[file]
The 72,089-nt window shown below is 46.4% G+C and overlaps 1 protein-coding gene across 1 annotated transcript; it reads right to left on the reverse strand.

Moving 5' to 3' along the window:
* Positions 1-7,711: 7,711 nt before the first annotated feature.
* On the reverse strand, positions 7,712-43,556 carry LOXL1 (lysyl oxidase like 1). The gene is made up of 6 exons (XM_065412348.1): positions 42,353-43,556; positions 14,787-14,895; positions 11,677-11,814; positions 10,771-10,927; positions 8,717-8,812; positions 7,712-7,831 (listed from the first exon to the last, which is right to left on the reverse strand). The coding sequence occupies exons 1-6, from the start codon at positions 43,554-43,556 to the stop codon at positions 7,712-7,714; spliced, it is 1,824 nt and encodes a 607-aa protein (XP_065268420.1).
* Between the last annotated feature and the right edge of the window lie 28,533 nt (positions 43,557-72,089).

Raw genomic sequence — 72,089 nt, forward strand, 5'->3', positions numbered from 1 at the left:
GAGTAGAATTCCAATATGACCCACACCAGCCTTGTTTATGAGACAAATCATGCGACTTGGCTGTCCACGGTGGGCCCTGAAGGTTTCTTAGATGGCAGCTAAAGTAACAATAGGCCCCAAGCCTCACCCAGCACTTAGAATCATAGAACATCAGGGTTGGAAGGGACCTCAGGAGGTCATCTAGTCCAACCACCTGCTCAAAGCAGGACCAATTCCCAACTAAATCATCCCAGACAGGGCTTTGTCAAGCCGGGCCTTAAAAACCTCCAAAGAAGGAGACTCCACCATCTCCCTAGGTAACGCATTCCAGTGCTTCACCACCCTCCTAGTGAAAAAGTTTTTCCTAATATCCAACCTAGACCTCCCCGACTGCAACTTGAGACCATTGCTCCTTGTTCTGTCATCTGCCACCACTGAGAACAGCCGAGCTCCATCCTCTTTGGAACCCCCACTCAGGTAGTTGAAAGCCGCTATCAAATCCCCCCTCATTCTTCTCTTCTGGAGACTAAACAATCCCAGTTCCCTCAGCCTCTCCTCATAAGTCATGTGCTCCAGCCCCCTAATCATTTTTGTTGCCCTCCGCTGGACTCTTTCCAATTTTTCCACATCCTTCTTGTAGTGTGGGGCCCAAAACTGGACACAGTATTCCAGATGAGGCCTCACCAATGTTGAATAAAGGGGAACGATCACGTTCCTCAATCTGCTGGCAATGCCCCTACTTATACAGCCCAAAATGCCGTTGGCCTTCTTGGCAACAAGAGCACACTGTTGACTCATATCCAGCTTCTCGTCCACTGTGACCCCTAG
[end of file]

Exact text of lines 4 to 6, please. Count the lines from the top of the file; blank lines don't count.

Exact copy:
* On the reverse strand, positions 7,712-43,556 carry LOXL1 (lysyl oxidase like 1). The gene is made up of 6 exons (XM_065412348.1): positions 42,353-43,556; positions 14,787-14,895; positions 11,677-11,814; positions 10,771-10,927; positions 8,717-8,812; positions 7,712-7,831 (listed from the first exon to the last, which is right to left on the reverse strand). The coding sequence occupies exons 1-6, from the start codon at positions 43,554-43,556 to the stop codon at positions 7,712-7,714; spliced, it is 1,824 nt and encodes a 607-aa protein (XP_065268420.1).
* Between the last annotated feature and the right edge of the window lie 28,533 nt (positions 43,557-72,089).

Raw genomic sequence — 72,089 nt, forward strand, 5'->3', positions numbered from 1 at the left: